You enter the kitchen. Your child looks at you like she’s hiding something. You see cake crumbs on the counter and the tips of her fingers.
‘Did you eat the chocolate cake?’
Your child smiles up at you, chocolate stuck in her teeth, and innocently replies, ‘No.’
You know your child is lying. The evidence is everywhere! And in that moment it makes you mad. How could they lie to you? And so blatantly!
So, what do you do?
Lying is normal
First of all, let’s recognise that lying is a normal part of growing up. Studies show that beginning at about the age of three, kids begin lying to conceal things they have done wrong. From the age of four, the majority of kids (even up to 80%) will readily lie to avoid punishment.
Let me highlight that last statement. Kids lie to avoid punishment. They’ve done something we disagree with, and they want to cover it up.
Lying, therefore, is logical and tactical… and it’s also a sign of intelligence.
But lying is also a sign that our kids are afraid of us. Let’s tackle these issues briefly.
Lying is a sign of intelligence
Studies show that lying is a sign of intelligence in children. In fact, in one study kids who lied about peeking at a toy had a higher verbal I.Q. (by almost 10 points) than the kids who didn’t lie. This is because lying takes more mental acuity and cognitive development than truth-telling.
But don’t go celebrating how smart your child is because they’re lying! We still want to teach our kids to be honest. So, what should we do when our kids lie to us?
If we get this right, we can reduce the likelihood that our children will be afraid.
5 Strategies to deal with lying
1. Remember, it’s normal. Catching your child in a lie can be frustrating but remembering that it’s a normal part of growing up can help us keep calm. We aren’t raising sociopaths! Just little ones whose motivation is to avoid punishment.
2. Don’t ask questions that you already know the answer to. If your son is smeared in chocolate cake, don’t say, ‘did you eat the chocolate cake?’ Of course he’ll lie! Instead say, ‘I can see you ate some chocolate cake. You must have been hungry huh?’ Then pause and ask, ‘Do you think I’m pleased or upset? Why? What should we do next time?’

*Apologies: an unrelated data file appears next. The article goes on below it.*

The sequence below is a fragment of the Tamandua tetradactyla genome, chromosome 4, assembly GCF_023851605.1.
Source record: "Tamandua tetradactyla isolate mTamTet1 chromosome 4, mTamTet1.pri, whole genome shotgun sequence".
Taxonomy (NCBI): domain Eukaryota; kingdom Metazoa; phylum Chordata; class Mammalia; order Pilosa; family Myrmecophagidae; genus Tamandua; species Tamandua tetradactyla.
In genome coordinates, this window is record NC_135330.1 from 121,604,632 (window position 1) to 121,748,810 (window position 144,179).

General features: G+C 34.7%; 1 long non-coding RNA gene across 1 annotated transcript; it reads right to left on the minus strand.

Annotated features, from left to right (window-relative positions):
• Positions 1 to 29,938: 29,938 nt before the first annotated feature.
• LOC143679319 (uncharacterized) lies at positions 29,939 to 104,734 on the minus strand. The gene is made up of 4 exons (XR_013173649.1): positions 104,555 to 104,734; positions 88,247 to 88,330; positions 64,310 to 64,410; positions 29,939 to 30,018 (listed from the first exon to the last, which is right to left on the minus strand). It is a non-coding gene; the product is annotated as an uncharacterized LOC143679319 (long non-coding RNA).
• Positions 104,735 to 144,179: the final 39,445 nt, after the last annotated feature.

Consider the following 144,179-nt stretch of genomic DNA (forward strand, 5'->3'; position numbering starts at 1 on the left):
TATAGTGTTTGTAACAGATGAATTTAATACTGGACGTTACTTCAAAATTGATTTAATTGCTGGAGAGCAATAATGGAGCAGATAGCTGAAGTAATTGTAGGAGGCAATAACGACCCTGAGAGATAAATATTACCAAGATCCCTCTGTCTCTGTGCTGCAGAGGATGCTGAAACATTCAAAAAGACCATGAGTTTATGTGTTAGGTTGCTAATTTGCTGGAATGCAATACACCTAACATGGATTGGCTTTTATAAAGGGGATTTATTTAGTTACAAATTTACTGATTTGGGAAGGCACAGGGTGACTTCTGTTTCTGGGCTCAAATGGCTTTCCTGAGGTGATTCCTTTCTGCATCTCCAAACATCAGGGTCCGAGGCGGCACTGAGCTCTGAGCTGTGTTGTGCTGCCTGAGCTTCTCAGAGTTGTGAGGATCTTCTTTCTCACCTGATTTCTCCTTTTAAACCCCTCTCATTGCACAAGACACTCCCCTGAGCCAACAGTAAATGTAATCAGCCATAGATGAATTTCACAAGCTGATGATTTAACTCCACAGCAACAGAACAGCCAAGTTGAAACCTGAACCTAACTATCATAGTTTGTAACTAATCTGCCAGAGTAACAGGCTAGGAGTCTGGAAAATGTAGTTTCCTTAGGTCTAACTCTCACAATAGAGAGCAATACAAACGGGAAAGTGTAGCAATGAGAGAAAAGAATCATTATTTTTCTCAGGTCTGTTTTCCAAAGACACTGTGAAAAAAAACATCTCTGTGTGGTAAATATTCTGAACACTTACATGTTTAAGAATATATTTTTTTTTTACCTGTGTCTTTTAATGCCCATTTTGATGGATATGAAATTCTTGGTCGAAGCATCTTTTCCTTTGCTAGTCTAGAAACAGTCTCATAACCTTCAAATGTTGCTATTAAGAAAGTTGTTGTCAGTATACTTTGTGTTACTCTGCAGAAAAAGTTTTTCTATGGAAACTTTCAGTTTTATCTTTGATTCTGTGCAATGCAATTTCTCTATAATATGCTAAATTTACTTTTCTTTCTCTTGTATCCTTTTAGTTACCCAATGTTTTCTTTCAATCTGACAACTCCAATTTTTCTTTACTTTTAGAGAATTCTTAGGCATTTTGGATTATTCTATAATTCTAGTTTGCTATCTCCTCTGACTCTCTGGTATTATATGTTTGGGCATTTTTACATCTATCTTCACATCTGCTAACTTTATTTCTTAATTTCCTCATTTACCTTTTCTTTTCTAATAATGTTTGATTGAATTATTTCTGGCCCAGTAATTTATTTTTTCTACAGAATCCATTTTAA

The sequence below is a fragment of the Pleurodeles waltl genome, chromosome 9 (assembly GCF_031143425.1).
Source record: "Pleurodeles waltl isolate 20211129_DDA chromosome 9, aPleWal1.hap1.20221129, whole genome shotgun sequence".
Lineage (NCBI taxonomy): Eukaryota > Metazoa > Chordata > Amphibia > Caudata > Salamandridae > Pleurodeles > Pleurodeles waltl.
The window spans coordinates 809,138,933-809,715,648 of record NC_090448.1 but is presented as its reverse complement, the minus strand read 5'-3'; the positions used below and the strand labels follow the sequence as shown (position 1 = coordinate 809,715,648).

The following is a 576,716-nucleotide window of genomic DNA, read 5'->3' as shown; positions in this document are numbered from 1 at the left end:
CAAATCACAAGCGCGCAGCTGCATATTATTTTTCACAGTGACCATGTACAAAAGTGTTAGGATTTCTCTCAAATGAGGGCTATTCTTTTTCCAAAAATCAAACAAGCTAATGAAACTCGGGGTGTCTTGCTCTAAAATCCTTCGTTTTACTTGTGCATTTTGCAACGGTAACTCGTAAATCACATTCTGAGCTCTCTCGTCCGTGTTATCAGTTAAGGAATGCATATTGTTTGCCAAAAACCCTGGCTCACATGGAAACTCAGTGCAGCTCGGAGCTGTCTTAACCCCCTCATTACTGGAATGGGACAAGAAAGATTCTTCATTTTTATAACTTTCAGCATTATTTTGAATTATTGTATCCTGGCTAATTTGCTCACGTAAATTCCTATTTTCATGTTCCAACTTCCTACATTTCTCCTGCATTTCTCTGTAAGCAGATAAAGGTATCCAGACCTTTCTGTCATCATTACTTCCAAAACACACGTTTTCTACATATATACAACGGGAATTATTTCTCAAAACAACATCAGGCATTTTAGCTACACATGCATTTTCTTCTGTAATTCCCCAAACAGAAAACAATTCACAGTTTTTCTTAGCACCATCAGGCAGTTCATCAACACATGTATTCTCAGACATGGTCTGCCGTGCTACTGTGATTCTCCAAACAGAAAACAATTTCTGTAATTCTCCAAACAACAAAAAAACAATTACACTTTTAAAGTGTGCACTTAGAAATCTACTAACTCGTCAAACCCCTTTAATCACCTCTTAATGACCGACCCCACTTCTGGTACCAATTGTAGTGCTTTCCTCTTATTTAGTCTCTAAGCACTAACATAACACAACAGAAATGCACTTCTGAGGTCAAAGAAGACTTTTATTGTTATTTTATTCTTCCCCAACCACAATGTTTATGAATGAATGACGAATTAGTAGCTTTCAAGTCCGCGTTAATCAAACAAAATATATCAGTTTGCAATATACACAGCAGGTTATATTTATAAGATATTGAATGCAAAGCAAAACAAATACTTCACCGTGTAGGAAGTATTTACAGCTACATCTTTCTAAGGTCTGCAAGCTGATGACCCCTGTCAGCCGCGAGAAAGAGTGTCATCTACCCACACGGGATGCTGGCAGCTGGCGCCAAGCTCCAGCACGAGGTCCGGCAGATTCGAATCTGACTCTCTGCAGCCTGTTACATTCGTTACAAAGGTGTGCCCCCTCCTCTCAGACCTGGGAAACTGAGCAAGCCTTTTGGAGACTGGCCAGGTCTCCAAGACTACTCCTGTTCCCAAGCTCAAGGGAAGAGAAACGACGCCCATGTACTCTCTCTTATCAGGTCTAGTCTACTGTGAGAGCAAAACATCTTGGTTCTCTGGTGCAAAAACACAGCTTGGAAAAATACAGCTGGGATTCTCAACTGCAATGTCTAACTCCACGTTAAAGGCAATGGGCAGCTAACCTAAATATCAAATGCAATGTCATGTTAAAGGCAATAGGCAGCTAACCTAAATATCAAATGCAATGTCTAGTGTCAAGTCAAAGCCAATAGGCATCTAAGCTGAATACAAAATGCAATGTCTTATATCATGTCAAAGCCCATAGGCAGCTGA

3. Celebrate honesty. When your child is honest, even if they’ve done something wrong, acknowledge their truthfulness. Say, ‘I really appreciate that you’ve told me about what has gone wrong.’ Help them fix it and then talk about how to do better in the future. And don’t punish them or threaten to punish them for lying. Research shows this will cause more lying in the future. They’ll be afraid of you.
4. Extract a simple promise. Studies show that children are less likely to lie once they have promised to tell the truth. But be gentle. If they tell you the truth, and then you punish them severely, they will be less likely to tell the truth in the future, promise or not.
5. Model good behaviour. As adults we are all guilty of social ‘white’ lies. Telling a friend that you have an appointment when you simply don’t want to go to their get together, for example. Our kids are looking to us to learn how to behave. Little white lies show them it’s okay to bend the truth.
Honesty takes time and maturity to learn, especially in the face of the clearly tactical advantages of lying. As parents, nurture honesty in kids by celebrating and rewarding it. And remember, our kids are pretty smart – they’ll get it eventually. In the meantime, hide the chocolate cake!
Article supplied with thanks to Happy Families.
About the Author: A sought after public speaker and author, and former radio broadcaster, Justin has a psychology degree from the University of Queensland and a PhD in psychology from the University of Wollongong.
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